Azerbaijan’s President Ilham Aliyev said on Friday he would not meet arch-enemy Armenia’s prime minister as planned in Brussels next month as Yerevan demanded French leader Emmanuel Macron mediate.
Azerbaijan accuses France of supporting Armenia in the two countries’ decades-long conflict over the breakaway region of Nagorno-Karabakh.
Aliyev said he would not meet with Prime Minister Nikol Pashinyan in Brussels on December 7 because the Armenian leader demanded that Macron attend the talks.
Pashinyan “agreed to the meeting only on the condition” that Macron attends, Aliyev said at an international conference in Baku. “That means the meeting will not take place.”
He accused Pashinyan of trying to “spoil the peace talks”.
Last month, Macron and European Council President Charles Michel attended a meeting between Aliyev and Pashinyan in Prague.
On Friday, the Armenian Foreign Ministry said the meeting in Brussels should have the “same” format.
With Moscow increasingly isolated on the world stage after its invasion of Ukraine in February, the EU and the US have taken a leading role in brokering peace talks between Armenia and Azerbaijan.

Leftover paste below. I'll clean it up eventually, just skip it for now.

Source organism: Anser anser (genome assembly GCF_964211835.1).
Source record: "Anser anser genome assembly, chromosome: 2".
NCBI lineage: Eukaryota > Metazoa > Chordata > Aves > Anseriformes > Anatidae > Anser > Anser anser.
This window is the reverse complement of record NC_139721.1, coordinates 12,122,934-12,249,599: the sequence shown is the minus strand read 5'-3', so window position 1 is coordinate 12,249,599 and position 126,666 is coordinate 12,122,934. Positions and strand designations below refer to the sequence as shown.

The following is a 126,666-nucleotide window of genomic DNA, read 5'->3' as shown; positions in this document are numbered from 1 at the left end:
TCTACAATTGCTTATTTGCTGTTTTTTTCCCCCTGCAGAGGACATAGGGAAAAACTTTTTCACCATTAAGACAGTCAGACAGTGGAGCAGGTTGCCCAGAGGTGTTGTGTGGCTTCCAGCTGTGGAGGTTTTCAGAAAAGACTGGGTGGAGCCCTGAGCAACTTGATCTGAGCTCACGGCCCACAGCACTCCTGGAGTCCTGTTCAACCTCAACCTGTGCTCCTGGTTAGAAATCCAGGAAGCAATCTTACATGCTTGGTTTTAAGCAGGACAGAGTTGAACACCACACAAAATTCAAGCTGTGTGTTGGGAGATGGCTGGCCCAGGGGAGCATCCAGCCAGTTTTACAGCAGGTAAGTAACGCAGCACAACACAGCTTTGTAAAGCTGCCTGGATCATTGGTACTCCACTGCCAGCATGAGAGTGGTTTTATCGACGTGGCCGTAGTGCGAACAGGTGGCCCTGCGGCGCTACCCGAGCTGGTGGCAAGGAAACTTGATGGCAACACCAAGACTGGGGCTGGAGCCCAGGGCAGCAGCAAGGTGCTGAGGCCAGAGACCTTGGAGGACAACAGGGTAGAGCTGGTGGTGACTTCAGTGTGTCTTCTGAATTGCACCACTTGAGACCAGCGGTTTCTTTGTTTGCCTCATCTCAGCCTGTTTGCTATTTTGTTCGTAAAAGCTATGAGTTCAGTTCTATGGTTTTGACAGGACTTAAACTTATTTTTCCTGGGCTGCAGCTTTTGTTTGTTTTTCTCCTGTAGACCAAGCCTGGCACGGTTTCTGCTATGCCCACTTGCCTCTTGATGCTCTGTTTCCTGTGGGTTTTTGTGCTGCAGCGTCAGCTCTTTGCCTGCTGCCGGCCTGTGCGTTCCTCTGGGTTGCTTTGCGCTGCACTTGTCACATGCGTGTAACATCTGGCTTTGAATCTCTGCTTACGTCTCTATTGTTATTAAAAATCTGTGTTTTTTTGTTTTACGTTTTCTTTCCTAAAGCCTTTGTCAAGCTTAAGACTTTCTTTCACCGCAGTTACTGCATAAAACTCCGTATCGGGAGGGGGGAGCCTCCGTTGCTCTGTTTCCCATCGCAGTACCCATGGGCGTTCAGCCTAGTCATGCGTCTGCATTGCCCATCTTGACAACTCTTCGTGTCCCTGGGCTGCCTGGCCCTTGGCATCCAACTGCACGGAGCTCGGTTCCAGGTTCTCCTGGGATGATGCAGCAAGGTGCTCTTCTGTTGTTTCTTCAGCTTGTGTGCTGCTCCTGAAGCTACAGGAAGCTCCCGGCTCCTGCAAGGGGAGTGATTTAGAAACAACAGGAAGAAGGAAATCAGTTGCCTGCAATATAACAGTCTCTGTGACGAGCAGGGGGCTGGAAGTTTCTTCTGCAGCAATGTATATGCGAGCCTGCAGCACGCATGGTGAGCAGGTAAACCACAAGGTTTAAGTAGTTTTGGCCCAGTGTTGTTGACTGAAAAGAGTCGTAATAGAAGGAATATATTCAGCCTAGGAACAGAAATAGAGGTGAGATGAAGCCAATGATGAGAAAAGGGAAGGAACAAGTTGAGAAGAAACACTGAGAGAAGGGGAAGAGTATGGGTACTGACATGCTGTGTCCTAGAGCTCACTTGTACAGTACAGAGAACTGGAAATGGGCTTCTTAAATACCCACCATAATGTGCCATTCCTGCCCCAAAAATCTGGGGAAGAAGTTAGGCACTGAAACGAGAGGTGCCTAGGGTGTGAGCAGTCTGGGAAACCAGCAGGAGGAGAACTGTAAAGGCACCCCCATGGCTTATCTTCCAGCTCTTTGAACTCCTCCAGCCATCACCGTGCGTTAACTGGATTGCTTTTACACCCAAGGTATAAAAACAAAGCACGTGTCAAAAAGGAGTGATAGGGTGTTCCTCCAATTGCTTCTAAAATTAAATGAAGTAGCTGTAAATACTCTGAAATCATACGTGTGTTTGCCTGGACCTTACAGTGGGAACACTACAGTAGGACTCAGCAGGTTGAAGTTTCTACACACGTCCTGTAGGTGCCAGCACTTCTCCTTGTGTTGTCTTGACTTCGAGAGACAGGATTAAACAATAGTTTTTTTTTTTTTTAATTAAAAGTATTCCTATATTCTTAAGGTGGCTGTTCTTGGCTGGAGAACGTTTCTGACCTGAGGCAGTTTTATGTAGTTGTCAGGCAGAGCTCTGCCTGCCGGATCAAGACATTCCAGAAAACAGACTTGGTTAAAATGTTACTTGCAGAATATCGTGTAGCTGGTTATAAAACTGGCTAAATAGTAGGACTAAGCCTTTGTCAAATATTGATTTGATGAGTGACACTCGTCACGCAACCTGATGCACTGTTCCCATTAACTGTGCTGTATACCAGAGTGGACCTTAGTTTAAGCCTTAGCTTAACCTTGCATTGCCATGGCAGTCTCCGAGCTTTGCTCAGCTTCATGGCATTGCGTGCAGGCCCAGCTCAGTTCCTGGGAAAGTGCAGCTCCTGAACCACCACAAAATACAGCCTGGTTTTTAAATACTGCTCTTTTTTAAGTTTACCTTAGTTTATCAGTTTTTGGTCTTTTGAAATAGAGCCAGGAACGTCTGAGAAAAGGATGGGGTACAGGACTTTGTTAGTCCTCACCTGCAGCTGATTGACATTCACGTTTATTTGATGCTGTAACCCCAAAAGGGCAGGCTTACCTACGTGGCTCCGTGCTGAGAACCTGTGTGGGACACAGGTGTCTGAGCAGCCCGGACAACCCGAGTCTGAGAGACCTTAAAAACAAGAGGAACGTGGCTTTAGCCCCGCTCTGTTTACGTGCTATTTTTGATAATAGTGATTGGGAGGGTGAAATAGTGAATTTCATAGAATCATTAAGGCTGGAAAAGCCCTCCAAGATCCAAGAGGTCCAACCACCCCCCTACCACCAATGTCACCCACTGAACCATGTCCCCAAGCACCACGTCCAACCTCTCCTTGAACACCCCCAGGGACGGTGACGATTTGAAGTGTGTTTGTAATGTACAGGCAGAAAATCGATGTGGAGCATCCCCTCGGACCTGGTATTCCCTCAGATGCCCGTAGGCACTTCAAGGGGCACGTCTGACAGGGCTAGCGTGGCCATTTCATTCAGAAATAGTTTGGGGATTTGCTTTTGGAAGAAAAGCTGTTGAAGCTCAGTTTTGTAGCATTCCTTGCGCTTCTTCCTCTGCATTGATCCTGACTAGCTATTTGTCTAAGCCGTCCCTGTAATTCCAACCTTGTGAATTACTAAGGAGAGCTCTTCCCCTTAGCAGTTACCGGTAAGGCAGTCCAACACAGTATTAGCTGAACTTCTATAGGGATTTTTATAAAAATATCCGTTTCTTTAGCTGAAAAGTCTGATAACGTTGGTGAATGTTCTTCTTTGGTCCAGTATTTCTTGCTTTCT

On Friday, Kremlin spokesman Dmitry Peskov insisted that Moscow “continues its work to facilitate” talks between Armenia and Azerbaijan.
Armenia and Azerbaijan have fought two wars – in 2020 and in the 1990s – over Azerbaijan’s Armenian-populated region of Nagorno-Karabakh.
The six-week war in 2020 claimed the lives of more than 6,500 soldiers on both sides and ended with a ceasefire brokered by Russia.
The two countries have recently begun working on a peace agreement brokered by the European Union and the United States.
Last month, Aliyev condemned as “unacceptable and biased” a comment by Macron that “Azerbaijan started a terrible war, with many deaths, (and) terrible scenes.”
Azerbaijan’s foreign minister said at the time Baku was “forced to reconsider France’s role in mediating” the peace talks.
Macron also accused Russia of “destabilizing” and “seeking disorder” in the Caucasus, which Russian President Vladimir Putin said was “unacceptable.”
Last month, Putin’s foreign policy adviser Yuri Ushakov criticized EU and US attempts to “intrude into our work”. The Kremlin sees the Caucasus region as its sphere of influence.
Aliyev and Pashinyan met several times this year in Brussels and the southern Russian city of Sochi.
Under the Moscow-brokered deal, Armenia ceded parts of territory it had controlled for decades, and Russia deployed about 2,000 Russian peacekeepers to monitor the fragile truce.
When the Soviet Union collapsed in 1991, ethnic Armenian separatists in Nagorno-Karabakh broke away from Azerbaijan. The ensuing conflict claimed around 30,000 lives.